In October 2017, Jim Hamilton, Amherst College alumni and author of The Writing 69th, began researching for his newest book, The Black Cats of Amherst. Upon this visit to the college’s archives, he found an embroidered silk banner folded up in a box along with fragments of a red and green ribbon, Croix de Guerre medal, fourragère, and long flag staff ribbons. Hamilton would soon learn of the significance of this banner and military accouterments with respect to the history of the Section Sanitaire Etas-Unis 539 (S.S.U. 539) known as the Black Cats of Amherst. Recognizing that the banner would need professional conservation, Mike Kelly, Head of Archives & Special Collections at Amherst College, contacted Museum Textile Services to assess the condition of all the objects. Now aware of the scale of the project, Hamilton turned to the Amherst alumni to begin an, ultimately successful, fundraising campaign to save the Black Cats’ banner. The double-pointed banner is made from ribbed cream silk lined with cotton, two-sided, embellished with silk and couched metallic embroidery. The two panels are assembled by machine, trimmed with metallic bullion fringe around the perimeter. The hoist edge features three leather straps with buckles used to secure the banner to a staff.
The Black Cats was an ambulance unit formed in Amherst, Massachusetts, shortly after the United States officially joined World War I, June of 1917. They trained in Allentown, Pennsylvania and sailed to France in August of the same year, serving alongside several French army divisions. Ambulatory unit S.S.U. 539 adopted the black cat as the mascot of the unit, which they thought of as a good luck charm; contrary to the bad luck stereotype typically associated with the feline. The black cat emblazoned the unit’s vehicles, banners, and correspondence, becoming the unifying symbol which has endured beyond the end of the war. The Black Cats returned to the US in April 1919, proudly adorned with multiple military commendations for both individual and unit achievements. A group of 22 Black Cats made a symbolic march back to Amherst College on April 23, 1919, where they were welcomed home by college President Alexander Meiklejohn and Dean George Olds. The unit colors: an American flag, and two silk banners (one bearing the unit’s iconic black cat); were presented to Dean Olds who accepted them on behalf of the college. The banner to be treated at MTS does not appear in the photography from the day and it is presumed that it was made and presented to Amherst at a later date.
Addressing the condition issues of the banner and components was complicated, requiring thorough support within the confines of the project. The ultimate goal of treatment was to stabilize for safe display and be delivered to Amherst in time for the 100th anniversary of the Black Cats’ return march in April; a challenging, though certainly not an impossible task. The greatest challenge was addressing the shattering silk and detached fragments on both sides of the banner, while minimizing additional damage, and particular care to not accidentally sew the two sides together. An additional obstacle was mounting the banner to a solid support that included a viewing window which would allow the wording on the French flag side to be seen after treatment was completed. The cream silk was in poorest condition on the French flag side; actively breaking with more overall detached fragments. On the American flag side, silk deterioration and loss is limited to the bottom of the banner, coinciding with discoloration of the cotton lining near the bottom-most leather strap. The top-most leather strap was broken, though the fragment was retained. The green and red ribbon paired with the medal was in very poor condition, having broken into several pieces. All metal components were moderately tarnished.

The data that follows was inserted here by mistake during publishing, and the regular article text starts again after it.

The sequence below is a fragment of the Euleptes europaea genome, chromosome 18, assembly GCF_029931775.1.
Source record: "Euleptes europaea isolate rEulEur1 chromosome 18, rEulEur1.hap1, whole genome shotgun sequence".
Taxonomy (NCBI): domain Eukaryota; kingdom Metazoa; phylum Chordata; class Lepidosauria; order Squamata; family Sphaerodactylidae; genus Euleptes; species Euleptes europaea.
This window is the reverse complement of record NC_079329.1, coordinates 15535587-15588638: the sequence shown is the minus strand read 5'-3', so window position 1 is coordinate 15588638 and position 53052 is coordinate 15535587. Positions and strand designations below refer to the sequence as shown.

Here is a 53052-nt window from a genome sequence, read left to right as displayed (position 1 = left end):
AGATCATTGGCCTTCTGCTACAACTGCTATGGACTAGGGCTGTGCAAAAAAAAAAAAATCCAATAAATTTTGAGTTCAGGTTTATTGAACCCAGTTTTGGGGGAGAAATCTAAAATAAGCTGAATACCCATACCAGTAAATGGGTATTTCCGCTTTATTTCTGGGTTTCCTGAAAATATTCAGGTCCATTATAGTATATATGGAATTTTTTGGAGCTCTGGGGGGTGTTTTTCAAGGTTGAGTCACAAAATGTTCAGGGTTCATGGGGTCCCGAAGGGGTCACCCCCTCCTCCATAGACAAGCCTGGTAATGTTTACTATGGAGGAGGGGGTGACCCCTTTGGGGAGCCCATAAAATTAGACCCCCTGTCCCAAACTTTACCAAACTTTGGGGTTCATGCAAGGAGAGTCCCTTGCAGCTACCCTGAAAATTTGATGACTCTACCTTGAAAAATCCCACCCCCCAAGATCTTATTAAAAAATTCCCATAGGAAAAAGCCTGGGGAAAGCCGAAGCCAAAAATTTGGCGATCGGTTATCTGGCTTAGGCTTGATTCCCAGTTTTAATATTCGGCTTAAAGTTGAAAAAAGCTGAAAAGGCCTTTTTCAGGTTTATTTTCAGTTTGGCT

Treatment was relatively straightforward, though several puzzles required solving. Camille undertook the task of re-aligning the fringed red and green ribbon which was in a number of disassociated pieces. The fragments were encased in a silk crepeline sandwich and consolidated with the archival adhesive, Lascaux. The shattered silk of the banner was a compound challenge as either side had to be addressed independently but with caution to the opposite side. The silk was carefully flipped, rearranged, aligned, and secured with nylon net to the entirety of the face of the front and reverse. Stitching was strategically placed at the edges of all design elements, voided areas of lost silk, and along the border. Both banner and accessories were mounted to padded and fabric covered aluminum panels then framed with UV-filtering acrylic to create an ideal display environment; both supportive and accessible for viewing. The panel for the banner did get a custom window cut out to allow the text on the reverse to be seen, all covered in Mylar to protect the still delicate silk.
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